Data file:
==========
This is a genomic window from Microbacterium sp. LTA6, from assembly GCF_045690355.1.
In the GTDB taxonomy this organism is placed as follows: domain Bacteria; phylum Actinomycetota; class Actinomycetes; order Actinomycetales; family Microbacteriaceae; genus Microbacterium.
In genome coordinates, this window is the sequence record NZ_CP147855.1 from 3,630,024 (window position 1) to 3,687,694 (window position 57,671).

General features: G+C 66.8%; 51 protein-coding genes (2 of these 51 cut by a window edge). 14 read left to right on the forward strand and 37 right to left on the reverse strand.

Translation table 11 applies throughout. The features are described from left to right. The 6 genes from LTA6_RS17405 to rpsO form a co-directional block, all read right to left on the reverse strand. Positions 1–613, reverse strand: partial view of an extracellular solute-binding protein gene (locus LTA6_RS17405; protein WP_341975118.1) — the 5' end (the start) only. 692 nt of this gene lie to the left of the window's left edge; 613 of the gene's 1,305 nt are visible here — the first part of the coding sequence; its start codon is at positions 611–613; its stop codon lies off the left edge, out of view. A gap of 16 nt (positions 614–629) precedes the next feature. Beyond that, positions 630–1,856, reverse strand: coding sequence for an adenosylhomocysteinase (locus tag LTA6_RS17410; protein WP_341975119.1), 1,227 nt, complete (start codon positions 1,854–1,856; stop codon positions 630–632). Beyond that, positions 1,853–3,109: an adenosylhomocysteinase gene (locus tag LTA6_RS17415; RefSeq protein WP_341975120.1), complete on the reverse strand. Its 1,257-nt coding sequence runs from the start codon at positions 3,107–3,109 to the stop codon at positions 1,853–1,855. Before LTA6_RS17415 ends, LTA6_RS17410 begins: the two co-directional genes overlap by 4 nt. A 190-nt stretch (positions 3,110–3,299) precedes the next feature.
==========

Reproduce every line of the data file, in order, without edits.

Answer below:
This is a genomic window from Microbacterium sp. LTA6, from assembly GCF_045690355.1.
In the GTDB taxonomy this organism is placed as follows: domain Bacteria; phylum Actinomycetota; class Actinomycetes; order Actinomycetales; family Microbacteriaceae; genus Microbacterium.
In genome coordinates, this window is the sequence record NZ_CP147855.1 from 3,630,024 (window position 1) to 3,687,694 (window position 57,671).

General features: G+C 66.8%; 51 protein-coding genes (2 of these 51 cut by a window edge). 14 read left to right on the forward strand and 37 right to left on the reverse strand.

Translation table 11 applies throughout. The features are described from left to right. The 6 genes from LTA6_RS17405 to rpsO form a co-directional block, all read right to left on the reverse strand. Positions 1–613, reverse strand: partial view of an extracellular solute-binding protein gene (locus LTA6_RS17405; protein WP_341975118.1) — the 5' end (the start) only. 692 nt of this gene lie to the left of the window's left edge; 613 of the gene's 1,305 nt are visible here — the first part of the coding sequence; its start codon is at positions 611–613; its stop codon lies off the left edge, out of view. A gap of 16 nt (positions 614–629) precedes the next feature. Beyond that, positions 630–1,856, reverse strand: coding sequence for an adenosylhomocysteinase (locus tag LTA6_RS17410; protein WP_341975119.1), 1,227 nt, complete (start codon positions 1,854–1,856; stop codon positions 630–632). Beyond that, positions 1,853–3,109: an adenosylhomocysteinase gene (locus tag LTA6_RS17415; RefSeq protein WP_341975120.1), complete on the reverse strand. Its 1,257-nt coding sequence runs from the start codon at positions 3,107–3,109 to the stop codon at positions 1,853–1,855. Before LTA6_RS17415 ends, LTA6_RS17410 begins: the two co-directional genes overlap by 4 nt. A 190-nt stretch (positions 3,110–3,299) precedes the next feature.